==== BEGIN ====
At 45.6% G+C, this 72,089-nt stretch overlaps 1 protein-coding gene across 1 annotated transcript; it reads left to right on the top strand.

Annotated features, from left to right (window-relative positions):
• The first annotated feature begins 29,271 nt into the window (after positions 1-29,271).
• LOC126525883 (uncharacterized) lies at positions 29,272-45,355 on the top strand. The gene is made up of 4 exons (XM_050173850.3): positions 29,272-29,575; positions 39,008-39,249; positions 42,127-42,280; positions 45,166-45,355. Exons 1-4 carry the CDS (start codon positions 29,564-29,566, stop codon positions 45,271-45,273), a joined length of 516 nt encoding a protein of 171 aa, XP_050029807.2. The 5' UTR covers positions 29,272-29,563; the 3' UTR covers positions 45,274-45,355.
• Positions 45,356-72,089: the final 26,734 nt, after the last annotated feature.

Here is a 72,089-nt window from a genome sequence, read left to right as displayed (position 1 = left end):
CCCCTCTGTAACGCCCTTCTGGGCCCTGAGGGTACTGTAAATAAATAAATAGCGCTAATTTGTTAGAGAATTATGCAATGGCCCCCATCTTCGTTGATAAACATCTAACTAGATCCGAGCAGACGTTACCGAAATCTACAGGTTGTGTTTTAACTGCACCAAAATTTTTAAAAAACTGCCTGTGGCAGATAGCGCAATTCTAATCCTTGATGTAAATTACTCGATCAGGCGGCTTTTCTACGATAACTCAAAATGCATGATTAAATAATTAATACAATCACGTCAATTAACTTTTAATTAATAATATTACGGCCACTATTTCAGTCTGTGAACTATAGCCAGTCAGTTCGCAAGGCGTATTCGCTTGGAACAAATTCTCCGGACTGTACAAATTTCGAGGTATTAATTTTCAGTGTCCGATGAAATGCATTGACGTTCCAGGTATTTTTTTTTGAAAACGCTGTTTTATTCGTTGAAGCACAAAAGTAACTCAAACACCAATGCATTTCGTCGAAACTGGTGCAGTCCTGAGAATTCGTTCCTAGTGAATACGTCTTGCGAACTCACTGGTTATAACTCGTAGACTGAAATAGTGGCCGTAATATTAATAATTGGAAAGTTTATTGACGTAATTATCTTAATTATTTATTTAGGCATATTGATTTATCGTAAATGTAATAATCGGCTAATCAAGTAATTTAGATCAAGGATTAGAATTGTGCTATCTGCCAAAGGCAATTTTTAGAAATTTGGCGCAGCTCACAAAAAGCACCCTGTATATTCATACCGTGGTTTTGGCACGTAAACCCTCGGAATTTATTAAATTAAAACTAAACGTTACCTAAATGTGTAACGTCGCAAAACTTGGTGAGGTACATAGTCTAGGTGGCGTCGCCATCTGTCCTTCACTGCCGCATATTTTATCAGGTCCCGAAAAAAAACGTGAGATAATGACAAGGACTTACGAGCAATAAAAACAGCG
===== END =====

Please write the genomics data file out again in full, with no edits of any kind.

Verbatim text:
At 45.6% G+C, this 72,089-nt stretch overlaps 1 protein-coding gene across 1 annotated transcript; it reads left to right on the top strand.

Annotated features, from left to right (window-relative positions):
• The first annotated feature begins 29,271 nt into the window (after positions 1-29,271).
• LOC126525883 (uncharacterized) lies at positions 29,272-45,355 on the top strand. The gene is made up of 4 exons (XM_050173850.3): positions 29,272-29,575; positions 39,008-39,249; positions 42,127-42,280; positions 45,166-45,355. Exons 1-4 carry the CDS (start codon positions 29,564-29,566, stop codon positions 45,271-45,273), a joined length of 516 nt encoding a protein of 171 aa, XP_050029807.2. The 5' UTR covers positions 29,272-29,563; the 3' UTR covers positions 45,274-45,355.
• Positions 45,356-72,089: the final 26,734 nt, after the last annotated feature.

Here is a 72,089-nt window from a genome sequence, read left to right as displayed (position 1 = left end):
CCCCTCTGTAACGCCCTTCTGGGCCCTGAGGGTACTGTAAATAAATAAATAGCGCTAATTTGTTAGAGAATTATGCAATGGCCCCCATCTTCGTTGATAAACATCTAACTAGATCCGAGCAGACGTTACCGAAATCTACAGGTTGTGTTTTAACTGCACCAAAATTTTTAAAAAACTGCCTGTGGCAGATAGCGCAATTCTAATCCTTGATGTAAATTACTCGATCAGGCGGCTTTTCTACGATAACTCAAAATGCATGATTAAATAATTAATACAATCACGTCAATTAACTTTTAATTAATAATATTACGGCCACTATTTCAGTCTGTGAACTATAGCCAGTCAGTTCGCAAGGCGTATTCGCTTGGAACAAATTCTCCGGACTGTACAAATTTCGAGGTATTAATTTTCAGTGTCCGATGAAATGCATTGACGTTCCAGGTATTTTTTTTTGAAAACGCTGTTTTATTCGTTGAAGCACAAAAGTAACTCAAACACCAATGCATTTCGTCGAAACTGGTGCAGTCCTGAGAATTCGTTCCTAGTGAATACGTCTTGCGAACTCACTGGTTATAACTCGTAGACTGAAATAGTGGCCGTAATATTAATAATTGGAAAGTTTATTGACGTAATTATCTTAATTATTTATTTAGGCATATTGATTTATCGTAAATGTAATAATCGGCTAATCAAGTAATTTAGATCAAGGATTAGAATTGTGCTATCTGCCAAAGGCAATTTTTAGAAATTTGGCGCAGCTCACAAAAAGCACCCTGTATATTCATACCGTGGTTTTGGCACGTAAACCCTCGGAATTTATTAAATTAAAACTAAACGTTACCTAAATGTGTAACGTCGCAAAACTTGGTGAGGTACATAGTCTAGGTGGCGTCGCCATCTGTCCTTCACTGCCGCATATTTTATCAGGTCCCGAAAAAAAACGTGAGATAATGACAAGGACTTACGAGCAATAAAAACAGCG